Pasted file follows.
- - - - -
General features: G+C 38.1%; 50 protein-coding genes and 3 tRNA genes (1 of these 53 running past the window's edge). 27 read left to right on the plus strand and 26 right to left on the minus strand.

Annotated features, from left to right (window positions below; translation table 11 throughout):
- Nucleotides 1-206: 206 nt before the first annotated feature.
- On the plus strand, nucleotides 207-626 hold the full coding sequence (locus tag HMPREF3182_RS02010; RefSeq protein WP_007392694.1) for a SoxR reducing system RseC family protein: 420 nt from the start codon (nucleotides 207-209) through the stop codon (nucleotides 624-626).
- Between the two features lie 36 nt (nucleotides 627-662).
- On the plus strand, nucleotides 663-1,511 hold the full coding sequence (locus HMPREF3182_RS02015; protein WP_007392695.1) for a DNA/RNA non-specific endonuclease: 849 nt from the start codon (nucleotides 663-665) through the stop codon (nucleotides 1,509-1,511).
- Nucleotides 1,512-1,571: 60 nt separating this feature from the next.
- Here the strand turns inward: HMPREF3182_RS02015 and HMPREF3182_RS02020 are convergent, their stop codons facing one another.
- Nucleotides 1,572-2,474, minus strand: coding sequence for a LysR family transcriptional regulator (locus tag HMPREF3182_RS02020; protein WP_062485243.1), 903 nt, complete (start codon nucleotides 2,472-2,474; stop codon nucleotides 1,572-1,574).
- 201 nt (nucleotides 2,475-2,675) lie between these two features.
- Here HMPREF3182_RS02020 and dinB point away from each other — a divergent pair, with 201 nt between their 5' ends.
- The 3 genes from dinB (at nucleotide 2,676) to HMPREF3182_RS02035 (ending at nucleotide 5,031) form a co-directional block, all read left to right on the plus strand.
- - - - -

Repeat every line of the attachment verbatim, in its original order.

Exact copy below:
General features: G+C 38.1%; 50 protein-coding genes and 3 tRNA genes (1 of these 53 running past the window's edge). 27 read left to right on the plus strand and 26 right to left on the minus strand.

Annotated features, from left to right (window positions below; translation table 11 throughout):
- Nucleotides 1-206: 206 nt before the first annotated feature.
- On the plus strand, nucleotides 207-626 hold the full coding sequence (locus tag HMPREF3182_RS02010; RefSeq protein WP_007392694.1) for a SoxR reducing system RseC family protein: 420 nt from the start codon (nucleotides 207-209) through the stop codon (nucleotides 624-626).
- Between the two features lie 36 nt (nucleotides 627-662).
- On the plus strand, nucleotides 663-1,511 hold the full coding sequence (locus HMPREF3182_RS02015; protein WP_007392695.1) for a DNA/RNA non-specific endonuclease: 849 nt from the start codon (nucleotides 663-665) through the stop codon (nucleotides 1,509-1,511).
- Nucleotides 1,512-1,571: 60 nt separating this feature from the next.
- Here the strand turns inward: HMPREF3182_RS02015 and HMPREF3182_RS02020 are convergent, their stop codons facing one another.
- Nucleotides 1,572-2,474, minus strand: coding sequence for a LysR family transcriptional regulator (locus tag HMPREF3182_RS02020; protein WP_062485243.1), 903 nt, complete (start codon nucleotides 2,472-2,474; stop codon nucleotides 1,572-1,574).
- 201 nt (nucleotides 2,475-2,675) lie between these two features.
- Here HMPREF3182_RS02020 and dinB point away from each other — a divergent pair, with 201 nt between their 5' ends.
- The 3 genes from dinB (at nucleotide 2,676) to HMPREF3182_RS02035 (ending at nucleotide 5,031) form a co-directional block, all read left to right on the plus strand.